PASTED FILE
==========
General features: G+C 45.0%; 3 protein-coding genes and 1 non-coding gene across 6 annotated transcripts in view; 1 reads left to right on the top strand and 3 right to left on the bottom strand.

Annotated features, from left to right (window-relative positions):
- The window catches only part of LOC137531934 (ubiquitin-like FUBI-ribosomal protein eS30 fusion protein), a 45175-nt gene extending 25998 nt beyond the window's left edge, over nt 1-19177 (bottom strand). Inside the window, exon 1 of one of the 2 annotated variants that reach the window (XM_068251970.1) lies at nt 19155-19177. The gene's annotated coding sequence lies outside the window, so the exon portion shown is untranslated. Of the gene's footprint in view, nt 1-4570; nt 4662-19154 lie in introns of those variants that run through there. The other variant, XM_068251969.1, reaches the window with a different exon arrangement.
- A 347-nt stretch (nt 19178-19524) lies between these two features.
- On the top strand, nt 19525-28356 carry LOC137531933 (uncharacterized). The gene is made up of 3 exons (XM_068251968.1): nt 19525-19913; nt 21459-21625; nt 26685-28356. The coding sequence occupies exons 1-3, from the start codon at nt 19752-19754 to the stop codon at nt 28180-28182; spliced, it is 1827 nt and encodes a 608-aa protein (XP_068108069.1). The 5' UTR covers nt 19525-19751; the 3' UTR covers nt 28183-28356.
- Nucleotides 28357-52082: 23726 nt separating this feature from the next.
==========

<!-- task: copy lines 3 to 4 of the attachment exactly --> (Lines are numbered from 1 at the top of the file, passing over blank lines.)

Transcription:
- The window catches only part of LOC137531934 (ubiquitin-like FUBI-ribosomal protein eS30 fusion protein), a 45175-nt gene extending 25998 nt beyond the window's left edge, over nt 1-19177 (bottom strand). Inside the window, exon 1 of one of the 2 annotated variants that reach the window (XM_068251970.1) lies at nt 19155-19177. The gene's annotated coding sequence lies outside the window, so the exon portion shown is untranslated. Of the gene's footprint in view, nt 1-4570; nt 4662-19154 lie in introns of those variants that run through there. The other variant, XM_068251969.1, reaches the window with a different exon arrangement.
- A 347-nt stretch (nt 19178-19524) lies between these two features.